May 112020
 
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Daniel Jones, New York Giants (September 22, 2019)

Daniel Jones – © USA TODAY Sports

With New York Giants training camp hopefully beginning in late July, BigBlueInteractive.com (BBI) breaks down each of the team’s positional groups until the players report at Quest Diagnostics Training Center. Keep in mind that some of the players discussed may be cut as the 2020 NFL draft class signs their rookie contracts.

FIND A COMPLETE LIST OF ALL BREAKDOWNS HERE

POSITIONAL BREAKDOWN: Quarterbacks

2019 YEAR IN REVIEW: Right or wrong, for about a five year period from 2014 to 2018, there was an overwhelming sense that the New York Giants as a franchise unsuccessfully tried to “fix” the roster around two-time Super Bowl MVP Eli Manning. Offensive linemen, receivers, head coaches, offensive coordinators, position coaches, and even a general manager came and went. Ben McAdoo benched Manning for one game in late 2017, but the outcry caused the team to quickly reinsert Eli back into the line-up. And his career losses continued to mount. Many expected the Giants to draft Manning’s replacement with the #2 overall pick in 2018, but team selected running back Saquon Barkley instead. In 2019, the Giants made the highly controversial decision to draft Daniel Jones with the #6 overall pick. The hand writing was on the wall. Eli’s days were numbered.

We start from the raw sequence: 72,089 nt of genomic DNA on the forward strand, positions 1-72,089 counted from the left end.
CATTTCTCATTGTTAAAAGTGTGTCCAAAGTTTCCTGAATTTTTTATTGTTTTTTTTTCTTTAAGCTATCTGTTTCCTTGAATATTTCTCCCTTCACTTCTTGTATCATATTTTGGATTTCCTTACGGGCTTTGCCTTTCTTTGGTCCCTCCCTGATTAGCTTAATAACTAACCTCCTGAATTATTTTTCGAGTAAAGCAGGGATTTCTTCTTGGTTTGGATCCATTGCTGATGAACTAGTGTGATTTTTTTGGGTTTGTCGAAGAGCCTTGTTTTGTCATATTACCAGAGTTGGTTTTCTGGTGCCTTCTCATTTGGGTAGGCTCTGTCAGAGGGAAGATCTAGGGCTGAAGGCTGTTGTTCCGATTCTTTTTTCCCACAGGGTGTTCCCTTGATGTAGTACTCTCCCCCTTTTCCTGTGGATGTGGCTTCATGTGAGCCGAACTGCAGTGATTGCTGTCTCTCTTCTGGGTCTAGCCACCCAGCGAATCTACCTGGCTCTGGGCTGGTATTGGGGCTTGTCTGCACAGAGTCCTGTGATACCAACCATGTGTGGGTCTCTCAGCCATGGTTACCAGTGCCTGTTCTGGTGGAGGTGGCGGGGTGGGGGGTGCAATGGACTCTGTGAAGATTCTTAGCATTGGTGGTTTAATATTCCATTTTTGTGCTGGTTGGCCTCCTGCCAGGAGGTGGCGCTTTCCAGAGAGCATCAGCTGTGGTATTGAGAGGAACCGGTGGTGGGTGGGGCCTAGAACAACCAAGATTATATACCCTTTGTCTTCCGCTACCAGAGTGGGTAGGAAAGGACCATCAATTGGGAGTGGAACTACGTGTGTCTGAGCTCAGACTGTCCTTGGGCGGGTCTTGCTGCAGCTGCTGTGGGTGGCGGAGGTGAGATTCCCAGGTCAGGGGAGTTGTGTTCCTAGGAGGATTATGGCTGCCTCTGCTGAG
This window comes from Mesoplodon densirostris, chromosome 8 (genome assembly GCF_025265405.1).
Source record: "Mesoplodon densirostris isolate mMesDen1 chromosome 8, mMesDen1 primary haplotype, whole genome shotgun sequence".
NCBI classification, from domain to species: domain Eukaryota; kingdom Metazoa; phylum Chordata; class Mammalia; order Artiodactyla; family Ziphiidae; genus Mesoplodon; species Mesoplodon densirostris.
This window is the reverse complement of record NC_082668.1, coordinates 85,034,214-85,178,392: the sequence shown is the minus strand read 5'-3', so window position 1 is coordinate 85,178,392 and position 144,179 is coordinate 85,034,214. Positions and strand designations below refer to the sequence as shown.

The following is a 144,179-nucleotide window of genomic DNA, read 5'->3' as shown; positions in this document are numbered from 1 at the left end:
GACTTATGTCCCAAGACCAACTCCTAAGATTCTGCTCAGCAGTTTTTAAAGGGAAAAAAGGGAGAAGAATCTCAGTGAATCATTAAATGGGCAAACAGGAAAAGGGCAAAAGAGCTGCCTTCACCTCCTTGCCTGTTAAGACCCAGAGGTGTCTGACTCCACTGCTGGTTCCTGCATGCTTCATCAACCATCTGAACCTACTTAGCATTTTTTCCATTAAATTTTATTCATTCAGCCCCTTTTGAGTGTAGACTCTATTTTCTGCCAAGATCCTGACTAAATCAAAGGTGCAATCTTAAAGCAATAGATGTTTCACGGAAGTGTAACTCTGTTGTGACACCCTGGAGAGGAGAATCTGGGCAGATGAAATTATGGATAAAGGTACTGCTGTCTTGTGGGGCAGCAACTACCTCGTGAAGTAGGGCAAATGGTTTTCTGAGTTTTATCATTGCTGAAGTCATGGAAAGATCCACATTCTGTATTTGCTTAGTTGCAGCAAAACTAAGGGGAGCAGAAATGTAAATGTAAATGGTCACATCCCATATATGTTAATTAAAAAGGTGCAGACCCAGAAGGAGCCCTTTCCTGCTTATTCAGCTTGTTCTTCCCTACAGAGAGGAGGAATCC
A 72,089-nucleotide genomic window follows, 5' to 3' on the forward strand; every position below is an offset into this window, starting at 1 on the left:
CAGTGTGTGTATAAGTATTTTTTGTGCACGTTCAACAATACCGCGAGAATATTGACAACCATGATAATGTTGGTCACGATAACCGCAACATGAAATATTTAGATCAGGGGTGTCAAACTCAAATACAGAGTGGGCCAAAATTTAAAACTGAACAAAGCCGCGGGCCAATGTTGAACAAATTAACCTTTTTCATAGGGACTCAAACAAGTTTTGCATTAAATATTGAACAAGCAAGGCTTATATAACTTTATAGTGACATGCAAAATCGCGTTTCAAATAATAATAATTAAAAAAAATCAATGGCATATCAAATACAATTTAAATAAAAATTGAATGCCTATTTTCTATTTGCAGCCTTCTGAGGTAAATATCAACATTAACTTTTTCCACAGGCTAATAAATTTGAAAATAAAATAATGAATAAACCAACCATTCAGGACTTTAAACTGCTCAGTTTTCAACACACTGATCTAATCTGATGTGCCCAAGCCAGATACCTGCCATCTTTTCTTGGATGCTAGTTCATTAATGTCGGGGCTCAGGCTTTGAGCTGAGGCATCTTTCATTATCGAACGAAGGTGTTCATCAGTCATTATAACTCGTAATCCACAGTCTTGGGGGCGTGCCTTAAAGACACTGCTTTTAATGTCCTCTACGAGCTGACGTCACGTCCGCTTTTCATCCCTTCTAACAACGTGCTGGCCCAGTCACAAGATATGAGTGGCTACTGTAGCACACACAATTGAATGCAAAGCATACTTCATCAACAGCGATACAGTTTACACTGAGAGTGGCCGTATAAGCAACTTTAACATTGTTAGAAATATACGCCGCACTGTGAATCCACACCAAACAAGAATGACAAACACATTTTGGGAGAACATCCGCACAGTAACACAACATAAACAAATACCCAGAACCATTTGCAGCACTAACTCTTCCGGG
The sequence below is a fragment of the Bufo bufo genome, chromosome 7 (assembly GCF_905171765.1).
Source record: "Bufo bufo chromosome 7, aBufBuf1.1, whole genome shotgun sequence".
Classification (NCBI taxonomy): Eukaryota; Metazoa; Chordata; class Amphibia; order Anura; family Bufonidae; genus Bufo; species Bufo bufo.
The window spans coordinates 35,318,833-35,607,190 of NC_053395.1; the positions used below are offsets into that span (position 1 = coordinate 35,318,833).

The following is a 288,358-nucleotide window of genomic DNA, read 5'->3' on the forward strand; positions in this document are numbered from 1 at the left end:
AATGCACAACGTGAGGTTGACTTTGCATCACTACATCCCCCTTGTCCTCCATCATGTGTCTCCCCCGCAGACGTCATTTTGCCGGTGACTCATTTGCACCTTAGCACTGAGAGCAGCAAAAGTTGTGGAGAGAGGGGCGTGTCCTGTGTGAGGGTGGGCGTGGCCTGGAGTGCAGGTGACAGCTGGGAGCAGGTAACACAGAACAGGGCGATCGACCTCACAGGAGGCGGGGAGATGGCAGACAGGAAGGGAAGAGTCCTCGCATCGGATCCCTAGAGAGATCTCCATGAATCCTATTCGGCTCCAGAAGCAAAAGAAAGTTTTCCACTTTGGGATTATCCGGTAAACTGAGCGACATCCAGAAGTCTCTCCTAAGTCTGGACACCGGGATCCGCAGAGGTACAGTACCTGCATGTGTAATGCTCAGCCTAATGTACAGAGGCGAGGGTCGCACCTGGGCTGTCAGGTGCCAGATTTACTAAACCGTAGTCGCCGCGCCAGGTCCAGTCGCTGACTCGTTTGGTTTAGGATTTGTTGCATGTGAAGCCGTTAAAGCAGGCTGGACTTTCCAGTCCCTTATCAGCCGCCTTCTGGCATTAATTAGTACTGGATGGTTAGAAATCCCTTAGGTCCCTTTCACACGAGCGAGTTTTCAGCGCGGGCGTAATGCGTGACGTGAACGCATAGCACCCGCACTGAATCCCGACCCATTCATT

Entering the 2019 season, the prevailing opinion was that Jones was unlikely to see the field until the Giants were officially out of the playoff hunt by November or December. Stunningly, it only took two games and an 0-2 start for ownership, management, and the coaching staff to pull the plug. Barring injury or a meltdown by Jones, Eli’s days as a starting quarterback for the New York Giants were over.